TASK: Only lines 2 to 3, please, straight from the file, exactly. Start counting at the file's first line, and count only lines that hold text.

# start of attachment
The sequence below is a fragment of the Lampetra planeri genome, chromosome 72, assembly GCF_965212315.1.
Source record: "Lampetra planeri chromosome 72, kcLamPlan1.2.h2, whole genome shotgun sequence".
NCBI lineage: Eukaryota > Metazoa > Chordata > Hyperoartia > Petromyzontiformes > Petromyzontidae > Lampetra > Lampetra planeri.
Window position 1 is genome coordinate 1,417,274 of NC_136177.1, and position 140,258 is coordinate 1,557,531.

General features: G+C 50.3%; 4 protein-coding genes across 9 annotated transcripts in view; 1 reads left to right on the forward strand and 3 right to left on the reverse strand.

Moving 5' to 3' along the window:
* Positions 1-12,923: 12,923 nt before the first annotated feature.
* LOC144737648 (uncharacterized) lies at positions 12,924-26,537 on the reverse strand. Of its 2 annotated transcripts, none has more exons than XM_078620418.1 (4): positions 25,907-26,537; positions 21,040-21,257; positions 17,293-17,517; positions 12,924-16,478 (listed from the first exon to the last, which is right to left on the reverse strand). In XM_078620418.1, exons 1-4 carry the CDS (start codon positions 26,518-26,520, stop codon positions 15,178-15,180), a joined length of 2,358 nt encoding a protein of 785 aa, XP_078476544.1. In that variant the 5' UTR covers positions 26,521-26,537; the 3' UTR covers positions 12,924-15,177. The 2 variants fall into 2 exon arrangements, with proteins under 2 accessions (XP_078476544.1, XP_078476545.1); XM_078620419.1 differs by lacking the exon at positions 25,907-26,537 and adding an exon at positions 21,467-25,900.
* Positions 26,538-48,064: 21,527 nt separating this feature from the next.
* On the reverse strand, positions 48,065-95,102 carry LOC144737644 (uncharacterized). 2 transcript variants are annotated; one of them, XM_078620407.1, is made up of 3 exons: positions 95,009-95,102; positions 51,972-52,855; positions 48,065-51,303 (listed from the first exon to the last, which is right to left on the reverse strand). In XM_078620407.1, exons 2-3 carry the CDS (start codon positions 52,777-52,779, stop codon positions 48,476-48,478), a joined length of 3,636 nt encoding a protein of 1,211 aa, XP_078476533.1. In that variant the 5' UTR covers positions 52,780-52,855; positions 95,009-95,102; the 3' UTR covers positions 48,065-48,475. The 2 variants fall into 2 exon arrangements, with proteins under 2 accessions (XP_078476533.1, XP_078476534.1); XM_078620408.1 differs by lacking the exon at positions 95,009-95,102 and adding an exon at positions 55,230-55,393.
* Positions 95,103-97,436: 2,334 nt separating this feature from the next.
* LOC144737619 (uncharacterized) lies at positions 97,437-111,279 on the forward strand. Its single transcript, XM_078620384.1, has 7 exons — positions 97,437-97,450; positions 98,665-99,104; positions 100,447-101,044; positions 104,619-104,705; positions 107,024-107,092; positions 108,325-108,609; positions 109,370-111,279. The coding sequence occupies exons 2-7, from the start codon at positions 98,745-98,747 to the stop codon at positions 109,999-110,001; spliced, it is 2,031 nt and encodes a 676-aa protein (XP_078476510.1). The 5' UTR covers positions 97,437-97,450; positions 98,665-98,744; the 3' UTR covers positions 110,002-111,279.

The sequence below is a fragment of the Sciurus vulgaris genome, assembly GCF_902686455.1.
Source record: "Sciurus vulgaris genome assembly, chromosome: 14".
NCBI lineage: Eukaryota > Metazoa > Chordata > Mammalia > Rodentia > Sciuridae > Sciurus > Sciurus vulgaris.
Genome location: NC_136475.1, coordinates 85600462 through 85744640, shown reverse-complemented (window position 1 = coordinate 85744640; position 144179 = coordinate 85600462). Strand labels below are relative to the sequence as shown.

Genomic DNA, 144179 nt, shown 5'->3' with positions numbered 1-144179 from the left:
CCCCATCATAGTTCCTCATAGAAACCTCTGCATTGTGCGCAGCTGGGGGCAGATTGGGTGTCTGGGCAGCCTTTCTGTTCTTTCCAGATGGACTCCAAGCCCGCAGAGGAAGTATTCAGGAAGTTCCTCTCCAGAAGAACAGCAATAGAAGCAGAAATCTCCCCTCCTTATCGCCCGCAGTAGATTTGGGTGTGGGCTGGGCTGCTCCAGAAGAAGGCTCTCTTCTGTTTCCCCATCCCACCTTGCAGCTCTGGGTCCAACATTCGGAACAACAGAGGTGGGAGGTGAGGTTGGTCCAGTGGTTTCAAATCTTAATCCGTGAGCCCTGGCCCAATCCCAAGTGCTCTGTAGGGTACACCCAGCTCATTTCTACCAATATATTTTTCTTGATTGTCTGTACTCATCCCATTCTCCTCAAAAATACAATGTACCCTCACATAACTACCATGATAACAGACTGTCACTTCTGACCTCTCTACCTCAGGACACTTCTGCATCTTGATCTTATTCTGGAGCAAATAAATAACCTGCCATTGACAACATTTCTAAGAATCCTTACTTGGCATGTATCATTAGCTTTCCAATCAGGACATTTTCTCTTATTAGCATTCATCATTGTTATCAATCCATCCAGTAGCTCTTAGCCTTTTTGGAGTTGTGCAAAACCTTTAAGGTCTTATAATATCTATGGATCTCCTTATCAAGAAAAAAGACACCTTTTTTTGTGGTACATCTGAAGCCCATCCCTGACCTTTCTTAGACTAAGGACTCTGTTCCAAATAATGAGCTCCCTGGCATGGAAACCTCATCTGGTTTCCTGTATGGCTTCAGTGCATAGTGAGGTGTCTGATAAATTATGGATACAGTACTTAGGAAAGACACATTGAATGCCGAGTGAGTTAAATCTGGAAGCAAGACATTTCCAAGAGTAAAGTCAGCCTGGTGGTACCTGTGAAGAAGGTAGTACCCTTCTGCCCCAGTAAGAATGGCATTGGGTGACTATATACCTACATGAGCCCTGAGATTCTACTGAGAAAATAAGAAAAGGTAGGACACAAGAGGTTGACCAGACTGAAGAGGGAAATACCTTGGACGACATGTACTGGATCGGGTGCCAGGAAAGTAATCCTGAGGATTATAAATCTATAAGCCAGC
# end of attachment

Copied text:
Source record: "Lampetra planeri chromosome 72, kcLamPlan1.2.h2, whole genome shotgun sequence".
NCBI lineage: Eukaryota > Metazoa > Chordata > Hyperoartia > Petromyzontiformes > Petromyzontidae > Lampetra > Lampetra planeri.